There have been various “noises” that some fines are coming, and that is to be expected at this stage. Regulations tend to go through various stages as they get introduced, typically:
– Grace period from regulator
– Small fines for technical non-compliance (e.g. sending badly formed data, or missing deadlines)
– Serious fines

EMIR is no different, and we can expect the regulator to start tightening up in the near future.

Is there something else we should already be doing?
Even for those who are in reasonable shape, there is always more that could be done. Clearly everyone needs to be ready for a regulatory inspection, and to be able to prove that data is being sent correctly and checked. The list of potential preparations is infinite, and there is an endless list of work one could undertake to be “more compliant”.

It is easy to forget that in general regulators are reasonable people. There are no prizes for being “over compliant”. Either you comply, or you don’t. How much money you spend is of no benefit, once you reach a compliant level.

There will be a clean bill of health if you are complying correctly. But there will be no extra prize for going overboard. Unnecessary work leads to unnecessary spend.

What is coming? Should that make us panic?
There are several more deadlines coming over the next years. REMIT will cause a great deal of work, not only in terms of trade reporting but also due to the increase surveillance that will be required. MiFID II will also have an impact on the commodity and energy trading market, with the rules currently in formation. The introduction of mandatory clearing will eventually have an impact on all in the market, no matter what their size.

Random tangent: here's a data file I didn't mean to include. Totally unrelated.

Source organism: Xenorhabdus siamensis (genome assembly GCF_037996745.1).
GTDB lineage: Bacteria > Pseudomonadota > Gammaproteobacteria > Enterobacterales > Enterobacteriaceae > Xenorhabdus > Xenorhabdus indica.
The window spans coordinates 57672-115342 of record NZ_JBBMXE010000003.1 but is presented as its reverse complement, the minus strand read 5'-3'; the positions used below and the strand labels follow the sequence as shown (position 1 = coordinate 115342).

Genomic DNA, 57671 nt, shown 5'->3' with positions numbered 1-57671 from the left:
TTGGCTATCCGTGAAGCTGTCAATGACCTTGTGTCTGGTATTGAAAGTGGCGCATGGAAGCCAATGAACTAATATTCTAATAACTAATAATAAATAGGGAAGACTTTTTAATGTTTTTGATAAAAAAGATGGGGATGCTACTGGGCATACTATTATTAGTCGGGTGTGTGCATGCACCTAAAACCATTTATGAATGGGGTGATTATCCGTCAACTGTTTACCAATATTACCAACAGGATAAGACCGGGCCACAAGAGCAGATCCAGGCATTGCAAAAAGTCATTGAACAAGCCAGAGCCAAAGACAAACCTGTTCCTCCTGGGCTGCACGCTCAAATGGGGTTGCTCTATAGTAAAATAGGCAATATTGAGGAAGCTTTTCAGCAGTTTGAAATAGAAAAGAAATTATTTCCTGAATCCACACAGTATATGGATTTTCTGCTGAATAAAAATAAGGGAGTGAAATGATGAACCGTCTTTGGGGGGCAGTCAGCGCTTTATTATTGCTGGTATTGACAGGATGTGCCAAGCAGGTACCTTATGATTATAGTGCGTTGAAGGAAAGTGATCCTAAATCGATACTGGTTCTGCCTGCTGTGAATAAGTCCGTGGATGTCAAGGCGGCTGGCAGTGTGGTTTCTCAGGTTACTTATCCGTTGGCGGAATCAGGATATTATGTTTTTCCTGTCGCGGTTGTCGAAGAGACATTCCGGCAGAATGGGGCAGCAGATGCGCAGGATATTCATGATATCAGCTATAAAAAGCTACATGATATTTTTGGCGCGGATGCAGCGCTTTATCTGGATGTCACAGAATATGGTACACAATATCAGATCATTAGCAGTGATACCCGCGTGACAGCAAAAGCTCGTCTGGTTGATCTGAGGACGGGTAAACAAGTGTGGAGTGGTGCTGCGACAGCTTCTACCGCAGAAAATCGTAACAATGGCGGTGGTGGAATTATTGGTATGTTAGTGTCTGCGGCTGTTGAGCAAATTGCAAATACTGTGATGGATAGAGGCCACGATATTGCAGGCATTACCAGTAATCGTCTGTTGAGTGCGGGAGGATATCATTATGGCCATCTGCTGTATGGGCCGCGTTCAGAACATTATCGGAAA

With constant work and deadlines, plus the threat of fines under EMIR, is it now time to panic? Or perhaps it is time to invest in a huge programme of activity, so make sure that no stone in unturned, and that we comply in every conceivable manner. It is tempting to do huge studies involving dozens of people to assess impact, action and plans.

Should be we driven by a fear of fines?
It is important to ask ourselves why we comply in the first place. Is it to avoid fines? Or is compliance a goal in itself? In reality both approaches end up in the same place. But there is an incredibly important potential difference in attitude.